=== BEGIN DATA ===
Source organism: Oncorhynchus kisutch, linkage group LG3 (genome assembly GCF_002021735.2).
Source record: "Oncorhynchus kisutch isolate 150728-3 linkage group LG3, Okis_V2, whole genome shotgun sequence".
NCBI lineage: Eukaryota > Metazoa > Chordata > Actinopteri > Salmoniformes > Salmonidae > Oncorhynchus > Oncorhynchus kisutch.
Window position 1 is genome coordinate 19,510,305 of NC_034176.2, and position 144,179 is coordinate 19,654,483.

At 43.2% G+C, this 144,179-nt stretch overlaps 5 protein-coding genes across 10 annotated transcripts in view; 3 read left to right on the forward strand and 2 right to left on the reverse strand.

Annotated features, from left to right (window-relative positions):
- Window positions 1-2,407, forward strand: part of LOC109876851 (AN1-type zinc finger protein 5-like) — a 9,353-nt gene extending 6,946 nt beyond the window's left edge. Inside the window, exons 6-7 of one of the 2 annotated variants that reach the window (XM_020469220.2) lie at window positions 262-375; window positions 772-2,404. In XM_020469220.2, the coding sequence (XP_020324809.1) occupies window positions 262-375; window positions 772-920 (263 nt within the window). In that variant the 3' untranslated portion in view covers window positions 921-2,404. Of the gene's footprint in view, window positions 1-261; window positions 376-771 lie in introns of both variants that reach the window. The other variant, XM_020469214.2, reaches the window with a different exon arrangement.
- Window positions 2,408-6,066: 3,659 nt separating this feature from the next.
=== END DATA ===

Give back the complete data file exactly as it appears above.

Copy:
Source organism: Oncorhynchus kisutch, linkage group LG3 (genome assembly GCF_002021735.2).
Source record: "Oncorhynchus kisutch isolate 150728-3 linkage group LG3, Okis_V2, whole genome shotgun sequence".
NCBI lineage: Eukaryota > Metazoa > Chordata > Actinopteri > Salmoniformes > Salmonidae > Oncorhynchus > Oncorhynchus kisutch.
Window position 1 is genome coordinate 19,510,305 of NC_034176.2, and position 144,179 is coordinate 19,654,483.

At 43.2% G+C, this 144,179-nt stretch overlaps 5 protein-coding genes across 10 annotated transcripts in view; 3 read left to right on the forward strand and 2 right to left on the reverse strand.

Annotated features, from left to right (window-relative positions):
- Window positions 1-2,407, forward strand: part of LOC109876851 (AN1-type zinc finger protein 5-like) — a 9,353-nt gene extending 6,946 nt beyond the window's left edge. Inside the window, exons 6-7 of one of the 2 annotated variants that reach the window (XM_020469220.2) lie at window positions 262-375; window positions 772-2,404. In XM_020469220.2, the coding sequence (XP_020324809.1) occupies window positions 262-375; window positions 772-920 (263 nt within the window). In that variant the 3' untranslated portion in view covers window positions 921-2,404. Of the gene's footprint in view, window positions 1-261; window positions 376-771 lie in introns of both variants that reach the window. The other variant, XM_020469214.2, reaches the window with a different exon arrangement.
- Window positions 2,408-6,066: 3,659 nt separating this feature from the next.